Since 2004, the Harmony Program at the City University of New York has been training college music students to teach disadvantaged elementary school students to play instruments in daily after-school music lessons. One of the major supporters is Roy Niederhoffer, who feels that the training helps the students learn skills and develop discipline. The program also provides approximately 100 students with instruments, books, and the chance to attend cultural events.

Lin Arison gave about $39 million to endow the National Foundation for Advancement in the Arts in Miami, which she and her late husband, Ted Arison, founded in 1981 to help young artists in their careers. Proceeds from the new endowment will support new arts-education programs for high school students and teachers at a time of tightened budgets.

LeRoy Neiman, a well-known artist, has given $1 million to Arts Horizons, a non-profit organization for education in art, music, dance and theater in the New York area, to found the LeRoy Neiman Art Center in central Harlem. The goal is to have professionals teach low-cost classes for people of all ages.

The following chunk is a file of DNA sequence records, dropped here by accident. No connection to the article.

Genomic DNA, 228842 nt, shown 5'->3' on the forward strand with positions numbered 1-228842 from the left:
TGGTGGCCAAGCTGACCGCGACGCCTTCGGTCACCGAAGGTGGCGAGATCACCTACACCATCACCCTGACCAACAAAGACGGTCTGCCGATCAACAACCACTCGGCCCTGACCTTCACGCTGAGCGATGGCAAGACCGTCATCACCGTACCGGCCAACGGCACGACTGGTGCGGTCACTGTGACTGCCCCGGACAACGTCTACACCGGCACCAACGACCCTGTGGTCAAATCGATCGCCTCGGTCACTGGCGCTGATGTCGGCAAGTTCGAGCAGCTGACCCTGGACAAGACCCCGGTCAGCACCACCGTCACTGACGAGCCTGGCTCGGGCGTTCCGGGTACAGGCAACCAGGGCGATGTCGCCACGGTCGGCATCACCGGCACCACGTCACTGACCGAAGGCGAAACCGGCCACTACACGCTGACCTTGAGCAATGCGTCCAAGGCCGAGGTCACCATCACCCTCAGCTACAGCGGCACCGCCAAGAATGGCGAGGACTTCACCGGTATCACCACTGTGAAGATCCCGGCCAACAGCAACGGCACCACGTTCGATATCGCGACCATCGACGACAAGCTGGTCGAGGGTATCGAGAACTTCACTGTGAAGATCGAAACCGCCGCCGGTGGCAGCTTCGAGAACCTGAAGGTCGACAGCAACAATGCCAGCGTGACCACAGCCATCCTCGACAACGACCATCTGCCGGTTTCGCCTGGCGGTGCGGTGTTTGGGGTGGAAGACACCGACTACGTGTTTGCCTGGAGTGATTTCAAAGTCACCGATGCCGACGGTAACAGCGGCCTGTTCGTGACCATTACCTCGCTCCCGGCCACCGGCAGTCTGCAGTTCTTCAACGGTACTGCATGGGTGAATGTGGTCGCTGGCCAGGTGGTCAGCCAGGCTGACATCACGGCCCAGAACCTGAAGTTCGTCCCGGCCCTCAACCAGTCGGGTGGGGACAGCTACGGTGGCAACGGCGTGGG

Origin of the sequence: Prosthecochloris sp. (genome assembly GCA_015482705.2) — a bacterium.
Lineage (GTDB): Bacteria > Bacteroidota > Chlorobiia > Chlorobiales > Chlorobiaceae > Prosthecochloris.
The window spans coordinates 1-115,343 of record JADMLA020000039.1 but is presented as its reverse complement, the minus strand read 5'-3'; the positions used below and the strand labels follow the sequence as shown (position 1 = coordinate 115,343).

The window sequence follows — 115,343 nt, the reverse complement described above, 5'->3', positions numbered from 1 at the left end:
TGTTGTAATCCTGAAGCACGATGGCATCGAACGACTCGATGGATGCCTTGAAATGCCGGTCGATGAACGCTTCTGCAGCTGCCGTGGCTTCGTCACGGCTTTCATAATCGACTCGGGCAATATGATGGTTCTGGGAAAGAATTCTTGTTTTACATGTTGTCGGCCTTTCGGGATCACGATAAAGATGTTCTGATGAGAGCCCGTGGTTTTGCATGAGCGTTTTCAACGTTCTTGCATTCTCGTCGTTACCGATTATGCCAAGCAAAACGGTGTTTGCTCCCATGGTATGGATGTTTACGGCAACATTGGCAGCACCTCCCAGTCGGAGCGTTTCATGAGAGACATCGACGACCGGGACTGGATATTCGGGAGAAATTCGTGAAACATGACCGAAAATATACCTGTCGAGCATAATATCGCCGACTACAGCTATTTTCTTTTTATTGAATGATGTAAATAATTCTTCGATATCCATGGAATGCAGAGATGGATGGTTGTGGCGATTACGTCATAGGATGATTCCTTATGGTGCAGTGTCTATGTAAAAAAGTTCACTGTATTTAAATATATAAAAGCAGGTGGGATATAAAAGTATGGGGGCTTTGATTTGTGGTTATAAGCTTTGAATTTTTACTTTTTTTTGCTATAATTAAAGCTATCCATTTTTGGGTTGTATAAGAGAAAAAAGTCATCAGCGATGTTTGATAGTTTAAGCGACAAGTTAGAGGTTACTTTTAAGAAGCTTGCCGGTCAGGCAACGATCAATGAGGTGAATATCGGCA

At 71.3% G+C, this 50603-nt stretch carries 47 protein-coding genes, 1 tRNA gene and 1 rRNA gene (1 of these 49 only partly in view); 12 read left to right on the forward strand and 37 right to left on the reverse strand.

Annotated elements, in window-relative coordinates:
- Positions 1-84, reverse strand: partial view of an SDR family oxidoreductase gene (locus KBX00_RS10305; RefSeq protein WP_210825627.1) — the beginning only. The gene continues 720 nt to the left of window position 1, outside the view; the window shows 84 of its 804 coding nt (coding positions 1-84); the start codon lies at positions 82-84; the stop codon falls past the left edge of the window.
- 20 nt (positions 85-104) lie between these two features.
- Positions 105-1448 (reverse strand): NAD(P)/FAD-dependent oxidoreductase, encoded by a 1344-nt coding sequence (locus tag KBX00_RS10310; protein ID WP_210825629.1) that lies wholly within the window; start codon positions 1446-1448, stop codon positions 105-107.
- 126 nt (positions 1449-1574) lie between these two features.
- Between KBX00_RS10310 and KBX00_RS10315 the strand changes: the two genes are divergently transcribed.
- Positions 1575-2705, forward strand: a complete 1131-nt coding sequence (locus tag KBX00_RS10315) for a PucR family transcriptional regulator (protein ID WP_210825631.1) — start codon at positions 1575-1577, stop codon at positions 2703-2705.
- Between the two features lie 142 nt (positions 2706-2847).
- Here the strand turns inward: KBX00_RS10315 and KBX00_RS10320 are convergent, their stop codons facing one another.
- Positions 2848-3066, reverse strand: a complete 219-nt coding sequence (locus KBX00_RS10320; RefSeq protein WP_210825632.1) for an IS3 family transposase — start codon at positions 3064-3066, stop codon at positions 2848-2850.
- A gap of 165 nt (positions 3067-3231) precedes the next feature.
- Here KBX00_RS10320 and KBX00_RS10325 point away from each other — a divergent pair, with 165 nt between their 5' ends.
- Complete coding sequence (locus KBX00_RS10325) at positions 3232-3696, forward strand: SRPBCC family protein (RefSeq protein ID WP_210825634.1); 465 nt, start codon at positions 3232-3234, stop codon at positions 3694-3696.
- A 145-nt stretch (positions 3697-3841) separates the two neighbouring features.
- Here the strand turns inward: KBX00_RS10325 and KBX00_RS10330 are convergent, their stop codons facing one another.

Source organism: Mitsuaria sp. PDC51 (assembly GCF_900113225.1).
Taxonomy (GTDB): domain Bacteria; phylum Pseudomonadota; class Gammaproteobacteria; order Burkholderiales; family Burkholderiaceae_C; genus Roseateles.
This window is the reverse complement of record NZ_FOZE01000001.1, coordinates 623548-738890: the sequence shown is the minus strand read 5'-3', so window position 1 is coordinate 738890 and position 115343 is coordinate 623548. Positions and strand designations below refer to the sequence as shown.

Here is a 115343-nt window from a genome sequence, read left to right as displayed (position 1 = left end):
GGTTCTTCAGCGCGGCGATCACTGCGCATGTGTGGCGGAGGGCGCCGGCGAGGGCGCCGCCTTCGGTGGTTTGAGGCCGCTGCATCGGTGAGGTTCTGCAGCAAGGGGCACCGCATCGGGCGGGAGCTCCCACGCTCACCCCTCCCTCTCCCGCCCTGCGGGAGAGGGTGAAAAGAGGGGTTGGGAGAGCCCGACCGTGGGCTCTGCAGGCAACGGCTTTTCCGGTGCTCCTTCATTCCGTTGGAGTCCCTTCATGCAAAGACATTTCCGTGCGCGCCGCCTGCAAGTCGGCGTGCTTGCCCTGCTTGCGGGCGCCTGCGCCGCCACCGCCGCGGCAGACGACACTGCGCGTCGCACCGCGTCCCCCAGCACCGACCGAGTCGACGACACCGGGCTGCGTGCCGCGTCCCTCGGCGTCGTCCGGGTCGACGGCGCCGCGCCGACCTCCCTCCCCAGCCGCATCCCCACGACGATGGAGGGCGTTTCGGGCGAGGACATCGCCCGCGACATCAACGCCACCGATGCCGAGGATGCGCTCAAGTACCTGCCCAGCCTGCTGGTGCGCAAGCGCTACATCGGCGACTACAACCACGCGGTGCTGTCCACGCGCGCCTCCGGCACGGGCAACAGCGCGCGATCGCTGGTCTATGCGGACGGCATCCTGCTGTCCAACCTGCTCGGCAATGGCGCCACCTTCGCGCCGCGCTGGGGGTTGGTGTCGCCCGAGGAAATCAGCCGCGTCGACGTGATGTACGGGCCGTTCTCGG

Another innovative approach for education comes from Angelica Berrie of Teaneck, N.J., who has given money to an organization in Israel to retrofit buses with computers and modern technology, including robots, to become mobile classrooms. There are now eight such buses going to 60 communities.

So much has been done and so much more needs to be done to enhance education from pre-kindergarten through high school. Your contributions can be meaningful at whatever level you choose: local, national or international. #

Dr. Susan Aurelia Gitelson is the former president of International Consultants, Inc. and has been consulting for international business, educational, cultural and other institutions. She is the author of “Giving is Not Just For The Very Rich:  A How-to Guide for Giving and Philanthropy.”